The Socialist 14 February 2004 |
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Civil service strike
Fighting Low Pay
JOBCENTRE AND benefit office staff will be on strike
against low pay on 16 and 17 February, whilst Department for Work and
Pensions (DWP) management's plans to cut 18,000 jobs have been exposed.
"Most people in the DWP think we haven't got enough
staff to do the job now", PCS national executive committee member Rob
Williams told the socialist.
These 85,000 members of the Public and Commercial
Services Union (PCS) will be joined on strike by administrators from the
Driving Standards Agency (DSA) on 16 and 17 February and driving examiners
on 17 February.
Talks with the (DWP) management broke down after PCS
suspended strike action to allow negotiations on an improved pay offer and
the divisive and unpopular PDS appraisal system.
John McInally, from the PCS DWP executive
explained: "Members hate this appraisal system; it will be a disaster for
members and is being resisted in offices up and down the country...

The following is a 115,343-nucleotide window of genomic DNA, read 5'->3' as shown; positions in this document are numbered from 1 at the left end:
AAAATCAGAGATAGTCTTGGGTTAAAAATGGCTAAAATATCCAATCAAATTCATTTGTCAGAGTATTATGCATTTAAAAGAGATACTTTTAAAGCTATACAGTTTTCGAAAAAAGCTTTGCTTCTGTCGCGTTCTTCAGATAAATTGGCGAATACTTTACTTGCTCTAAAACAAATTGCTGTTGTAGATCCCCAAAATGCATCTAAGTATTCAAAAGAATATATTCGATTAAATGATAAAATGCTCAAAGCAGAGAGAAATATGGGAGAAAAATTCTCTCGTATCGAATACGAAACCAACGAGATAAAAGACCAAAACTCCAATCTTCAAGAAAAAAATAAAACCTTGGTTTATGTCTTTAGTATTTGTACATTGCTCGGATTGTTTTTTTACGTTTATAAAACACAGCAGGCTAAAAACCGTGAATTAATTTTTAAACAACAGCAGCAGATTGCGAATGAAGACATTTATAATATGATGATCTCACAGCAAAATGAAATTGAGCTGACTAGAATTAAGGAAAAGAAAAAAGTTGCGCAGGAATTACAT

Management were told that unless this was to be part of the negotiation
then the strike would go ahead. Management agreed, in writing, to
negotiate relative assessment at the last minute. But management were not
sincere about serious negotiations."
Their performance appraisal system is central to the
leaked plans to cut 18,000 jobs by 2006.
Staff are insulted about the poverty pay they have to
live on. "I was talking to a new member this morning," Rob Williams told
"He has just started in the DWP having been made
redundant from his previous job. He's an admin officer with a starting
salary of about £12,000, half of what he used to get. He thought for that
money the job must be dead easy. But he's been shocked at how difficult
the job is and how much responsibility he's expected to bear. And the
department demand a lot in terms of professionalism and integrity, all for
the sort of money you'd get stacking shelves in Tescos."
Resolute strike action, following the success of the
strikes in the courts, Home Office and other departments at the end of
last month, will show management they cannot get away with their plans.
The PCS campaign for a return to national pay and
conditions is vital to ensure that members do not pay for management's
plans with their jobs as well as their pay and working conditions.